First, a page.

The sidewalk is cracked. Roots of the nearby trees are knocking their heads on its ceiling, creating uncomfortable hills in the pavement.
My bicycle bounces over these hills with a jerk and a bump. The picnic tables to the right are full of vacationers and revelers. A happy birthday tablecloth of blue and yellow and red (festive colors for a festive occasion) is taped down at the corners to keep out the wind that comes over the water – a foreign wind from foreign parts. It was not invited to the party.
Instead it sweeps past to visit me. It leaves behind the smells of hot dogs and hamburgers sunning on the grill and the sounds of a family arguing in Spanish. An occasional English word is mixed in: “Shut up!”
There is a line of Segways ahead of me, led by a tour guide in a neon green shirt. He pauses to take a picture with his phone as they roll quietly by. I am at the tail end – the skinny girl with long dark hair and a rust bicycle. I wonder – just how many stranger’s pictures am I in? (There, in the right corner, trying to pretend that I do not see you.)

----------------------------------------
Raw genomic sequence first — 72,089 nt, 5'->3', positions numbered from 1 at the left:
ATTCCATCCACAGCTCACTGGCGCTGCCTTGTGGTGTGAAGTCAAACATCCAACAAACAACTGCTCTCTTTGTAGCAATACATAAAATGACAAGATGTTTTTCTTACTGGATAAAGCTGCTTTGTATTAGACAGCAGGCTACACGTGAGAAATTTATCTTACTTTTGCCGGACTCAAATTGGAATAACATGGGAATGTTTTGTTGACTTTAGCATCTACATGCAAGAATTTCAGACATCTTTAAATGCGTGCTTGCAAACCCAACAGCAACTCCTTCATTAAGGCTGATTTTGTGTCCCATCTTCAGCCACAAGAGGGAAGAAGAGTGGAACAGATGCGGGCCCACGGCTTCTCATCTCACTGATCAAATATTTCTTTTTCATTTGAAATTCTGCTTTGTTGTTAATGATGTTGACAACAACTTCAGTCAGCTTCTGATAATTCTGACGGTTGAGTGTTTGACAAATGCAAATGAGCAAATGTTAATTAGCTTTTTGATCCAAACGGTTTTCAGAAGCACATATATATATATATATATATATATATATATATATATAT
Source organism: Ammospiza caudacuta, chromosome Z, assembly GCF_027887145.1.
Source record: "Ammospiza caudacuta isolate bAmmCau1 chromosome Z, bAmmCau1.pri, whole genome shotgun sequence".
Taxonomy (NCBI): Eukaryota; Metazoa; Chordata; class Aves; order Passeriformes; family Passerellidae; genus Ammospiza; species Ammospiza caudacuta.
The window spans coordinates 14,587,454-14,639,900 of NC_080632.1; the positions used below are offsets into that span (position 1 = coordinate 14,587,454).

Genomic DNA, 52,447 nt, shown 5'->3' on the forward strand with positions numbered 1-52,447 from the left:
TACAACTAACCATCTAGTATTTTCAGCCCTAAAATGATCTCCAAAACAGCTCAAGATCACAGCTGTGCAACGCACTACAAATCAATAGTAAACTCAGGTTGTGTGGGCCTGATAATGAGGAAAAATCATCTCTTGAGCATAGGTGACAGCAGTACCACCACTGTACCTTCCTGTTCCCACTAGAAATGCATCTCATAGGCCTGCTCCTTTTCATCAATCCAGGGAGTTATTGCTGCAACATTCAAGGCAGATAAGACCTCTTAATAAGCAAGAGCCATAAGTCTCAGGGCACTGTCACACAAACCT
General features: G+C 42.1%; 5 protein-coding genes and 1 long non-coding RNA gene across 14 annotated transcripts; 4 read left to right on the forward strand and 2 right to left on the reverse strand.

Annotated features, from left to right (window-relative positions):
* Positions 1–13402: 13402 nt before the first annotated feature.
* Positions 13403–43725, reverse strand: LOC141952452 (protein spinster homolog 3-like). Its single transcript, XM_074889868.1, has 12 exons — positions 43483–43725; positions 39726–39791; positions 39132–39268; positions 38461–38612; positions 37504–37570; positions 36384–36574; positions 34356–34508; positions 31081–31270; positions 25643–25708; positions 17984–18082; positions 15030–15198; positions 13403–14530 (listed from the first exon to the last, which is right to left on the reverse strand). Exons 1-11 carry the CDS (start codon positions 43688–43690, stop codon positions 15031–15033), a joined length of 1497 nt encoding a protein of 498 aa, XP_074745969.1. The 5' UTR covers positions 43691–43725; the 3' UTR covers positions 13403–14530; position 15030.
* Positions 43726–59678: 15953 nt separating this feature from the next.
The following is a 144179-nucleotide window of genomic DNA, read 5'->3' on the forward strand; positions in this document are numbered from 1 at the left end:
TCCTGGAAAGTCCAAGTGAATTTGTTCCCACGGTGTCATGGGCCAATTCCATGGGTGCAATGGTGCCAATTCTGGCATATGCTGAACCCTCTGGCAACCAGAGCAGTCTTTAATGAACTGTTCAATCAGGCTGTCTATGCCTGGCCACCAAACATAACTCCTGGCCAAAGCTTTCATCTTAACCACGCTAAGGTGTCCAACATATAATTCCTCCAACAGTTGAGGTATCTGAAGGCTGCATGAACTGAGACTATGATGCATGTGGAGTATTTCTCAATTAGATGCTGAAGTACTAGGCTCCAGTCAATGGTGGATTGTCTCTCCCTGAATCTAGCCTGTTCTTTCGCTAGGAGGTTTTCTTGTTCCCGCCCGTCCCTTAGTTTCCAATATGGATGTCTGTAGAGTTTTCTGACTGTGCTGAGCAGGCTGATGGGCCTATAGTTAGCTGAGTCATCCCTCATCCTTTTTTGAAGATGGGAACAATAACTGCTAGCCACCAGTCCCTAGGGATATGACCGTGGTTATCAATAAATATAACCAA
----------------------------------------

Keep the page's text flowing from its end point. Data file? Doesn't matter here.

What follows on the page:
I ditch the bike next to a tree and walk to the beach, shoes in hand. The tide is out, water rippling against a sand bar. I walk along the edge and let the salt coat my legs and the shells bite into my feet. The sand swirls in the water and then fades. The sun is in my hair. My shoes are in my hand. The salt is in my toes.
The beach is dotted with bright colors; because, for some reason (I don’t know why) the word “beach” is synonymous with “bright.” None of those natural hues here. Bright umbrellas. Bright chairs. Bright towels. Bright bodies scantily clad.
“Whoooaaaa! Me too! Me too!”
Ahead of me, two boys waist high in water dig shells from the sand with their fingers. They are not dressed for swimming. Their mother did not intend for them to go in the water on this picnic. But they did anyway. T-shirts and shorts wet and sticking to their skin, tennis shoes still tied to their feet – they could care less. Actually, they like it better this way. There’s more novelty to it.
The boys turn their heads at the sound of the whir of a drawbridge alarm. Cars come to a stop atop the bridge and a sailboat slides beneath, louder engine-equipped boats on its tail. I step back as waves from their wake wander to the shore.
The shore is home to seagulls and egrets and pigeons. They search the sand for tidbits of food, then search the sky for freedom.
They soar over the cracked sidewalks, the picnic tables in party dresses, the hovering smells of cooked meat and the lingering sounds of Spanish. They soar over the Segways and rust bicycles, the bright colors, the carefree boys in street clothes. They soar over the boats, the water, the sand. They sing to the clouds.
“This, friends,” they say, “is the beach!”